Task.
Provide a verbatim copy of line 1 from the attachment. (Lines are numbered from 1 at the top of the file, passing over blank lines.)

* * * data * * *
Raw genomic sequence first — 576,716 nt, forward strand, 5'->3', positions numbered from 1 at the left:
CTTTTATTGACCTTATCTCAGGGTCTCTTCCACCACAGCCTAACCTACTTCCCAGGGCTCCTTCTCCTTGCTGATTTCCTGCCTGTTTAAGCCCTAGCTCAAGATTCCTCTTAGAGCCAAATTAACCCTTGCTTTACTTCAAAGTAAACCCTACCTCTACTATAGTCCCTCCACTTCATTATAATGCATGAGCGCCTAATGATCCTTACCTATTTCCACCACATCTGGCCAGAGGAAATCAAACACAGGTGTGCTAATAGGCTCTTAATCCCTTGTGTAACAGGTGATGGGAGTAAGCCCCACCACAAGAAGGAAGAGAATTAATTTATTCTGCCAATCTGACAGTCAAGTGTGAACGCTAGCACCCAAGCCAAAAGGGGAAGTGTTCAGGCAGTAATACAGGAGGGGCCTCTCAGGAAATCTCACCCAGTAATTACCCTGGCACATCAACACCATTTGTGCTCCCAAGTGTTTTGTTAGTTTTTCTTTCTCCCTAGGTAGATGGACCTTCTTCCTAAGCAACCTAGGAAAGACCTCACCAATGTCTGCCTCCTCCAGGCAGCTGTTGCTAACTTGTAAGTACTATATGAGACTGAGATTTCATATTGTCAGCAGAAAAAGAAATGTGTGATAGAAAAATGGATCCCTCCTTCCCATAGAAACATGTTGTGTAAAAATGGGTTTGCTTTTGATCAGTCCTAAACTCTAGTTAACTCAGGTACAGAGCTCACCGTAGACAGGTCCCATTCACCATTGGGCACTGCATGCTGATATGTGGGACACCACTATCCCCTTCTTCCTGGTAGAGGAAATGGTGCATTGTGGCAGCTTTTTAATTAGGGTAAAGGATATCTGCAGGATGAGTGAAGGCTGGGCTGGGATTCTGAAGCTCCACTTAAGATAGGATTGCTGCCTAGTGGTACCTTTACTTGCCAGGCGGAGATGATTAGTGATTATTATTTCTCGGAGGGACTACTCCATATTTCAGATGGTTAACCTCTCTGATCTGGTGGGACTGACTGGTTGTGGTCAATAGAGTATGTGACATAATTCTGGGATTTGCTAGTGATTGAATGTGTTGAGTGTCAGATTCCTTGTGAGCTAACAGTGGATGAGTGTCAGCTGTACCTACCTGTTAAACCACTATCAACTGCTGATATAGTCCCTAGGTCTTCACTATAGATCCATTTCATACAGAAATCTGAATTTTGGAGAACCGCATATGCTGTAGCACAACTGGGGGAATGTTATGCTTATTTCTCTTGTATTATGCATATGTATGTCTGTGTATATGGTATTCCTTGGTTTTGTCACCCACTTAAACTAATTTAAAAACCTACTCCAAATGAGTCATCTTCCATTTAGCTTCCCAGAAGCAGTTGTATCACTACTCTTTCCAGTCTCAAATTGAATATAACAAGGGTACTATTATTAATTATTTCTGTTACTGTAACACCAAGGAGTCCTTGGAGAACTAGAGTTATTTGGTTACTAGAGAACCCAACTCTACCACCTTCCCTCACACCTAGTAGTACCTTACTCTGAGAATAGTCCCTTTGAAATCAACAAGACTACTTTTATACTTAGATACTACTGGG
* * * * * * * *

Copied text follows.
Raw genomic sequence first — 576,716 nt, forward strand, 5'->3', positions numbered from 1 at the left: